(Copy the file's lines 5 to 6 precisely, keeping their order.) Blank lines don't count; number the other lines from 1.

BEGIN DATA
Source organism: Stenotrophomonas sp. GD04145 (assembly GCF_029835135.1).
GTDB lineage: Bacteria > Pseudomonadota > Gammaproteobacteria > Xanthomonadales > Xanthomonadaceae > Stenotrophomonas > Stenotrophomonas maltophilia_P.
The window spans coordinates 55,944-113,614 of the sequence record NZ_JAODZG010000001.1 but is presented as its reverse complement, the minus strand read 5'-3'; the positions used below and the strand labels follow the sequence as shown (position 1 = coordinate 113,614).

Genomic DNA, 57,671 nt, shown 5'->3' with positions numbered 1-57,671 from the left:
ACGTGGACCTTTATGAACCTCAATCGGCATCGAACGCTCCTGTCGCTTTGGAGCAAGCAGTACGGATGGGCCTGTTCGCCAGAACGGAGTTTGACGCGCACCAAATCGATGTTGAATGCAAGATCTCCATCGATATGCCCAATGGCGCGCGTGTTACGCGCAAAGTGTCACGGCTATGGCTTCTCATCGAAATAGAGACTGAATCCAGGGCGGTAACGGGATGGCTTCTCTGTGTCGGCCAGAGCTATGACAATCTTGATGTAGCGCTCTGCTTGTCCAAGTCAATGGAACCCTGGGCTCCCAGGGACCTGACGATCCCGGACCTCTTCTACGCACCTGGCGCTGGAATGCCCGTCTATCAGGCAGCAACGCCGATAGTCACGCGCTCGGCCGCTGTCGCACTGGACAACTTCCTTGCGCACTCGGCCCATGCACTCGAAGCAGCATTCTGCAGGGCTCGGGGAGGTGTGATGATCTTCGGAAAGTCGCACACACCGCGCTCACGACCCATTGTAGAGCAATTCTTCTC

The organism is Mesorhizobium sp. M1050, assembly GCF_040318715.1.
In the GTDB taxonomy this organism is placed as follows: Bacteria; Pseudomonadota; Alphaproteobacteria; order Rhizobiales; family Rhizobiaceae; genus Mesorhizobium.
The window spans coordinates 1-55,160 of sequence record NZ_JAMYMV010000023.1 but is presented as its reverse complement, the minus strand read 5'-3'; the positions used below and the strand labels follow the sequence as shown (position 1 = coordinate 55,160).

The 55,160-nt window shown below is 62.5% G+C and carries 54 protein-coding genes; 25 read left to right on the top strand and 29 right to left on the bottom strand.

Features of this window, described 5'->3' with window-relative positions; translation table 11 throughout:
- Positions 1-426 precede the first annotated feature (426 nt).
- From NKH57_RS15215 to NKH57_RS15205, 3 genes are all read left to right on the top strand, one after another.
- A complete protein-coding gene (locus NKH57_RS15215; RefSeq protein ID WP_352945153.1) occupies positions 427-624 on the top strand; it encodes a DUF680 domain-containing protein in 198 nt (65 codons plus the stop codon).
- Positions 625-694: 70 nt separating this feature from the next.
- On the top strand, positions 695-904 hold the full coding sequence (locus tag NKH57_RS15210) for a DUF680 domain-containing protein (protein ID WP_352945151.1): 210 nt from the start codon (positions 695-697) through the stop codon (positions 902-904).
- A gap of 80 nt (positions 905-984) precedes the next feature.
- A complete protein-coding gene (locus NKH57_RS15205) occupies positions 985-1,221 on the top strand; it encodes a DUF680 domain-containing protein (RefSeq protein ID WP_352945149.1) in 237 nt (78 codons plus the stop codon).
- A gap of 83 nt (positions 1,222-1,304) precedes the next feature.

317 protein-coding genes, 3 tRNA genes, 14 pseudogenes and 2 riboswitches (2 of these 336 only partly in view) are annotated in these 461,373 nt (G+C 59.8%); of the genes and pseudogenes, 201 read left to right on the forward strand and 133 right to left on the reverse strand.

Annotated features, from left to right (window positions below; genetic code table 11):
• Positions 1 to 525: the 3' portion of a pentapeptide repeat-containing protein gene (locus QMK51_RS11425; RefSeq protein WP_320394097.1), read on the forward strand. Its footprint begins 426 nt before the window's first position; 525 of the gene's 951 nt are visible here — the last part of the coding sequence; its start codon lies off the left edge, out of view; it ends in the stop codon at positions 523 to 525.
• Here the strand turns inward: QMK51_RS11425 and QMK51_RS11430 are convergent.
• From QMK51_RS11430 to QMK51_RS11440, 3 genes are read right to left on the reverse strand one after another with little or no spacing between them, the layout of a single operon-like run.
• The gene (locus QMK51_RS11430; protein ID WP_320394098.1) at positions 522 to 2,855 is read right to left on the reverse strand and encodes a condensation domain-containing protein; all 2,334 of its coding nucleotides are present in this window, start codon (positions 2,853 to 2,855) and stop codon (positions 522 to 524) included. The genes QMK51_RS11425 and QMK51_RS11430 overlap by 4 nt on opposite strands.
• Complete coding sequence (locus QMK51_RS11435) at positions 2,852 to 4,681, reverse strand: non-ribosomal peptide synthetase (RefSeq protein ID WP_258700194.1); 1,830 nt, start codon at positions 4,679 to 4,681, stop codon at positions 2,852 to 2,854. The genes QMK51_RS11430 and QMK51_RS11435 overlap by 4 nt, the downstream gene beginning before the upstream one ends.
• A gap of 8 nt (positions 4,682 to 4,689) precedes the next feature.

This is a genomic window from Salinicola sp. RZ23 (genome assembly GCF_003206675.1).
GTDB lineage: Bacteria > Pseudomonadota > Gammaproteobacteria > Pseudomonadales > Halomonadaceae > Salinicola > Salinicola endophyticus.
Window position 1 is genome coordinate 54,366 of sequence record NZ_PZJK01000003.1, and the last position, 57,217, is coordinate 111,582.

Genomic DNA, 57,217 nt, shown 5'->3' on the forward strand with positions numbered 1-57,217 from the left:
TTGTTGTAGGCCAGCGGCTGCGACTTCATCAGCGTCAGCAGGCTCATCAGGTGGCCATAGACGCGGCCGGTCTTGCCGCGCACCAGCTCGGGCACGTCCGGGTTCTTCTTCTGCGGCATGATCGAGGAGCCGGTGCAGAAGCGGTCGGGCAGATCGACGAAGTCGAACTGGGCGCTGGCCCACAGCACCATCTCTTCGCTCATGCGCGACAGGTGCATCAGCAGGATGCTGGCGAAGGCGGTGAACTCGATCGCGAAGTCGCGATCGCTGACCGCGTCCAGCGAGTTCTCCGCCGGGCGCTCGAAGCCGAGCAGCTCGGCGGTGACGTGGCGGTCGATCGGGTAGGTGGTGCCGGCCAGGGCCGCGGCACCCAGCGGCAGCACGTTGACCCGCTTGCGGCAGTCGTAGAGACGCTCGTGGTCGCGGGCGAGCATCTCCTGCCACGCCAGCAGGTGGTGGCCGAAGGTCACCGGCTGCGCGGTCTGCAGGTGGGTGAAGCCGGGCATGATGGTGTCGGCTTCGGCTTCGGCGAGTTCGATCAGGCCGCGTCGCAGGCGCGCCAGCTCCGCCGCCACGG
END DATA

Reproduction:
ACGTGGACCTTTATGAACCTCAATCGGCATCGAACGCTCCTGTCGCTTTGGAGCAAGCAGTACGGATGGGCCTGTTCGCCAGAACGGAGTTTGACGCGCACCAAATCGATGTTGAATGCAAGATCTCCATCGATATGCCCAATGGCGCGCGTGTTACGCGCAAAGTGTCACGGCTATGGCTTCTCATCGAAATAGAGACTGAATCCAGGGCGGTAACGGGATGGCTTCTCTGTGTCGGCCAGAGCTATGACAATCTTGATGTAGCGCTCTGCTTGTCCAAGTCAATGGAACCCTGGGCTCCCAGGGACCTGACGATCCCGGACCTCTTCTACGCACCTGGCGCTGGAATGCCCGTCTATCAGGCAGCAACGCCGATAGTCACGCGCTCGGCCGCTGTCGCACTGGACAACTTCCTTGCGCACTCGGCCCATGCACTCGAAGCAGCATTCTGCAGGGCTCGGGGAGGTGTGATGATCTTCGGAAAGTCGCACACACCGCGCTCACGACCCATTGTAGAGCAATTCTTCTC

The organism is Mesorhizobium sp. M1050, assembly GCF_040318715.1.